Lexus and the Pursuit of…American Muscle?

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Lexus

How an iconic muscle car inspired F Sport’s ‘very sexy’ and ‘edgy’ style.

Much like its German counterparts, Lexus has added a bit of flare to the iconic brand’s model lineup with performance-focused variations. The F Sport models are now renowned for increased performance, unique styling and perhaps most for that polarizing spindle grille. According to its designer, the new Lexus F Sport is also “very emotional, very sexy.” We couldn’t agree more.

Not to break form with previous F Sport models, the new Lexus LS F is a beefed up version of the standard car, sporting a bigger, more aggressive front end, extra power and plenty of other performance goodies, as well as an “edgy” look, thanks to Toshio Asahi, chief engineer for the LS.

In a recent interview at the New York International Auto Show, Asahi took some time to point out his favorite aspects of the new Lexus F Sport.

“I love the whole car,” Asahi tells The Street. “But if I had to choose one thing, it would be the design. It’s a sedan that looks like a coupe. The exterior styling, it’s very emotional, very sexy, but it has a lot of presence, a very strong presence and a strong structure.”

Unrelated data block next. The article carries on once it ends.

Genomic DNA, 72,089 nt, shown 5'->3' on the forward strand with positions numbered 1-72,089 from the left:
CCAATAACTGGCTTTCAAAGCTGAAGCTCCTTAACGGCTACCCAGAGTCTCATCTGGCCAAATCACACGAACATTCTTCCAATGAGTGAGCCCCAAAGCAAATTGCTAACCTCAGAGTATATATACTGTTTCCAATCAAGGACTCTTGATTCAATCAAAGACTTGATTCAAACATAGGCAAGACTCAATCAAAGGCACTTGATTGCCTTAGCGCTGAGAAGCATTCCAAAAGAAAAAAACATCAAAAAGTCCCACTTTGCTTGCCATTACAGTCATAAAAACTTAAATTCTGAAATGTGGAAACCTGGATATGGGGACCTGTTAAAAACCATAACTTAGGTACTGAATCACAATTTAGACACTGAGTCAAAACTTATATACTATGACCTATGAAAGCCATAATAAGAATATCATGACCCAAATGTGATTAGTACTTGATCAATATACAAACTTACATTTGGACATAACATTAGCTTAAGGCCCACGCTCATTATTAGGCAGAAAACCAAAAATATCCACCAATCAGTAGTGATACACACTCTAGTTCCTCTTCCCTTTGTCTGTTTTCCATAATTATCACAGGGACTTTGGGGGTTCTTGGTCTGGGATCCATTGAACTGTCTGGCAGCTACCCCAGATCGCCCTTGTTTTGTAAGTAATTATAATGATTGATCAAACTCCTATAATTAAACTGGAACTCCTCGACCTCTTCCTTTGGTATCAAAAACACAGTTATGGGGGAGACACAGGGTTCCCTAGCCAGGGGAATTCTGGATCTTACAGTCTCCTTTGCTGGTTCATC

After praising the best attributes of our favorite brand of car, somewhere along the way, Asahi is asked what cars gave him the inspiration to create such an outright performance vehicle, leading to a perhaps unexpected response: the Chevrolet C3 Corvette.

 

‘[The LS is] a sedan that looks like a coupe. The exterior styling, it’s very emotional,
very sexy, but it has a very strong presence and a strong structure.’

 

That’s right, Asahi claims an unapologetic love affair with the C3, noting its sharp lines and distinct performance. Overall, he said that the C3 was one of the single biggest design inspirations for the new LS. Taking cues from the C3, the LS also demonstrates powerful body lines and the overall coupe-derived shape.

Also part of the package is what Asahi calls the “bad guy” personality — inspiration coming from a desire to make the car stand out, not just as a flagship, but as a sports car.

“We didn’t want to go with a standardized image of a flagship model,” he tells The Street. “We tried to give it a little bit of an edgy character, that sort of bad guy image that we put into the headlights. It’s a twist. It’s supposed to be just a little bit bad.”

When asked whether or not he owned or ever considered owning a Corvette, Asahi explained that they are not available in Japan. However, coming into contact with one in New York felt just as special.

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